Along the way, we have learned much from our leaders who have been lecturing on Methodist history as well as ways by which we can reclaim some of the Wesleyan fervor. Hopefully by doing this, what began as a renewal movement within the Anglican Church will itself be renewed today. I throw this in mainly because I did not want you to think we have only been sightseeing. This has very much been a learning experience, both by being able to learn from some of the best Wesleyan scholars available as well as being able to experience the places where so much of our Methodist heritage was formed.

Still on tap for us is worshiping at Salisbury Methodist Church tomorrow as well as an excursion to Bath, where there has been much Roman influence preserved. Monday we head to Bristol to see sites such as the New Room and Bristol Cathedral. Tuesday and Wednesday will be spent in London where there is also much Methodist history to be experienced and learned about.

This has been our trip so far. As you can see, we still have much more to go and I can not wait to see what God will do with these final days for us here. As I expressed to a friend of mine earlier today, this has been a learning experience that is helping to shape my future ministry in the United Methodist Church. Even if I were to go back home today, I would come away with much knowledge and the blessings of being able to be in these holy places. I have experienced joy, affirmation, new friendship, and the Holy Spirit speaking to me. May we continue to listen for His small voice as we continue this sojourn.

Jonathan

An Open Letter to the Kentucky General Assembly about EMS Death Benefits

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The ambulance carrying paramedic Andy Sharp on his last ride as it passes under a United States flag held in place by ladder units from the Philadelphia (Mississippi) and Choctaw Fire Departments. Credit: Brandi Smith-Wyatt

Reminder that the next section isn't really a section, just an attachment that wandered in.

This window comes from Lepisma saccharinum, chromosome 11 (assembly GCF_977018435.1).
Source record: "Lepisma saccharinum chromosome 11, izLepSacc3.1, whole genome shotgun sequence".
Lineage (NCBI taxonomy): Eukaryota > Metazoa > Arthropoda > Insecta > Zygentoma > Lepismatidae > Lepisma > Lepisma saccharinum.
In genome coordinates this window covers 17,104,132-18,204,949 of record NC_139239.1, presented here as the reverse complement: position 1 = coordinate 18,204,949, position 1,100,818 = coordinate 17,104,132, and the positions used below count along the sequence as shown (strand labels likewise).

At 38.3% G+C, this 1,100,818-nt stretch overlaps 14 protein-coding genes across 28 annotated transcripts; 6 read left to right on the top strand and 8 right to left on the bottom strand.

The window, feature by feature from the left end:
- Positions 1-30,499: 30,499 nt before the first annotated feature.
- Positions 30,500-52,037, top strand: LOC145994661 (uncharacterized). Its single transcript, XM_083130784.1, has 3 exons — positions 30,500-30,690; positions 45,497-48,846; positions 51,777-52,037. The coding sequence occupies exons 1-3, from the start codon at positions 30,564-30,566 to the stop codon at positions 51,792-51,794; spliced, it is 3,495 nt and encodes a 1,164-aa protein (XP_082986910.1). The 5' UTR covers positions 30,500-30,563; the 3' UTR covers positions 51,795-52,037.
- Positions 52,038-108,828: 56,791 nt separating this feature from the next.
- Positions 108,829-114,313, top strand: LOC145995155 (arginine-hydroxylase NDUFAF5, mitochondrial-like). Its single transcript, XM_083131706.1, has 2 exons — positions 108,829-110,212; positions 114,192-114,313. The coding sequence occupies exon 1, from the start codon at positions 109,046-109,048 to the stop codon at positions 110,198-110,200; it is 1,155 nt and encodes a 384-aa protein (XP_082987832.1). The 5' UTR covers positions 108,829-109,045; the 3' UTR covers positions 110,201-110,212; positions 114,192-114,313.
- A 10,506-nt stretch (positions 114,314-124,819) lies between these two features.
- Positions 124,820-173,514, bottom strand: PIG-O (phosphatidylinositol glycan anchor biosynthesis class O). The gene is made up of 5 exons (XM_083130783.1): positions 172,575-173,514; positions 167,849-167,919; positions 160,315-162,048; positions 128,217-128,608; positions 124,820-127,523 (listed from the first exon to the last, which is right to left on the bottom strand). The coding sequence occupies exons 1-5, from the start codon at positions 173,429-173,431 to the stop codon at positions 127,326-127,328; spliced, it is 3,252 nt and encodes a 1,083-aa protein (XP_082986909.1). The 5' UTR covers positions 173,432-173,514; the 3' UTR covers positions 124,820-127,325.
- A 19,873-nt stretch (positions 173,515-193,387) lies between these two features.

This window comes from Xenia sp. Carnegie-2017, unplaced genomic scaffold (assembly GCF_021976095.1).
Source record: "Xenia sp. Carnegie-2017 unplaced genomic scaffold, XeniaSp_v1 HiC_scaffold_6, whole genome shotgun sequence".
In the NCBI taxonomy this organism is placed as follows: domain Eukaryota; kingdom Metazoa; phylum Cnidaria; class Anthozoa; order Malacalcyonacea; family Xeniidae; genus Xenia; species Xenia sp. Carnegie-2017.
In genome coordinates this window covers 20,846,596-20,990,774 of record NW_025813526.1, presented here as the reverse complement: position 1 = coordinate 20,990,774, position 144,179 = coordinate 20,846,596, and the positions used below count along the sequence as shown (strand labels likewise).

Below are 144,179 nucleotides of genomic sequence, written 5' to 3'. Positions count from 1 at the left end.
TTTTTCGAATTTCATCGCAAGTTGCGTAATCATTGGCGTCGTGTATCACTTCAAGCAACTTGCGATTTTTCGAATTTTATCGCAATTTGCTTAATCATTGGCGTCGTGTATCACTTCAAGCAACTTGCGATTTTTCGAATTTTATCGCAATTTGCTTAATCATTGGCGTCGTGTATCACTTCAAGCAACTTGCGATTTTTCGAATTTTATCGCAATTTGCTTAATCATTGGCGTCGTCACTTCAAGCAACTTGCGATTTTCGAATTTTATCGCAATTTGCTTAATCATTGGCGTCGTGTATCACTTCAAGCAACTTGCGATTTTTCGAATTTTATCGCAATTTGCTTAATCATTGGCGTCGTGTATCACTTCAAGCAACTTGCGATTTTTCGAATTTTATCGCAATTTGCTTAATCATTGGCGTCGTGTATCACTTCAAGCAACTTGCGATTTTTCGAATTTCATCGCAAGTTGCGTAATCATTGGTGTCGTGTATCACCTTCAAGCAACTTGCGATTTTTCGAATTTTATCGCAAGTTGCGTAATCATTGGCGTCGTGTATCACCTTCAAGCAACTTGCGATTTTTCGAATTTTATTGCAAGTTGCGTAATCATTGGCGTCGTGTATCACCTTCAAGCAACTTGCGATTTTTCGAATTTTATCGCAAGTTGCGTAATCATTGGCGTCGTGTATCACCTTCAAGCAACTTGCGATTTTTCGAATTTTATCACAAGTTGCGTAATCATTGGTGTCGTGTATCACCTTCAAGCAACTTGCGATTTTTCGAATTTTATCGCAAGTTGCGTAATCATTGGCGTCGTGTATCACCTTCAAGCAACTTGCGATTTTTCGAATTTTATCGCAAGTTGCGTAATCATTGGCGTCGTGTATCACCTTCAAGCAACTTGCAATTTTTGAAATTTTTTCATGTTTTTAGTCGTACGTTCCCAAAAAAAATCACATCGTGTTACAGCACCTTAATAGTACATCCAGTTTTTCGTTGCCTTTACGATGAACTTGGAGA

This letter is also being emailed to my state Senator and Representative. If you would like to use this letter as a template for your own, please feel free to modify it however you wish. I encourage you to contact your elected officials and encourage them to support line duty death benefits for EMS providers both in the Commonwealth of Kentucky and elsewhere. – Jonathan

To the Representatives and Senators of the General Assembly of Kentucky: Grace and peace to you in the name of our Lord Jesus Christ.

My name is Jonathan Tullos and I am the pastor of Shiloh United Methodist Church in Stanton. I am also a licensed paramedic in the Commonwealth and work part time at Powell County EMS as a paramedic and chaplain. When I attended paramedic school one of the things I was taught was to be an advocate for every patient I care for. Part of my call to pastoral ministry involves EMS chaplaincy – to be an advocate for the advocates. It is in that capacity that I contact you.

I, like many other EMS providers in the Commonwealth, am very disappointed to hear that the Senate defeated House Bill 54. As you are aware, line of duty death benefits are not currently offered to Kentucky’s EMS providers. According to the National EMS Memorial, there have been 27 reported line of duty deaths in Kentucky since they began collecting data. The recent line of duty death of paramedic John Mackey of Jessemine County EMS will be number 28. This means that at least 28 families in the Commonwealth have had to struggle with end of life expenses and income instability because they are not currently entitled to the same benefits that families of law enforcement officers and firefighters killed in the line of duty receive. Simply, this is an injustice that needs to be corrected.

There are many who view EMS as a vocation that is not as dangerous as law enforcement and firefighting. According to data available from the federal government, this is simply not true. EMS has death rates that are comparable to those of firefighters and police officers. Among the leading causes of death for EMS providers are heart attacks, vehicle accidents and violence. The notion that EMS is not a dangerous profession is a myth.

Daily, EMS providers in Kentucky and elsewhere face harsh working conditions, sleep deprivation, violence, and exposure to infectious disease among many other hazards. EMS providers often have to work more than one job due to low wages and inadequate benefits for themselves and their families. They do all of this in order to help others in need – possibly even yourself someday. Their families should not have to be saddled with the burden of financial difficulty due to their loved one dying in service to their community.

I encourage you to support Kentucky’s EMS providers by ensuring that their families will be taken care of if they are killed in the line of duty. Please do all you can to enact line of duty death benefits for Kentucky’s EMS providers.

Thank your time and your service to the citizens of the Commonwealth. May God bless you and may God bless Kentucky.

Sincerely,
Rev. Jonathan K. Tullos, Nationally Registered Paramedic (NRP)
Chaplain, Powell County EMS Stanton, KY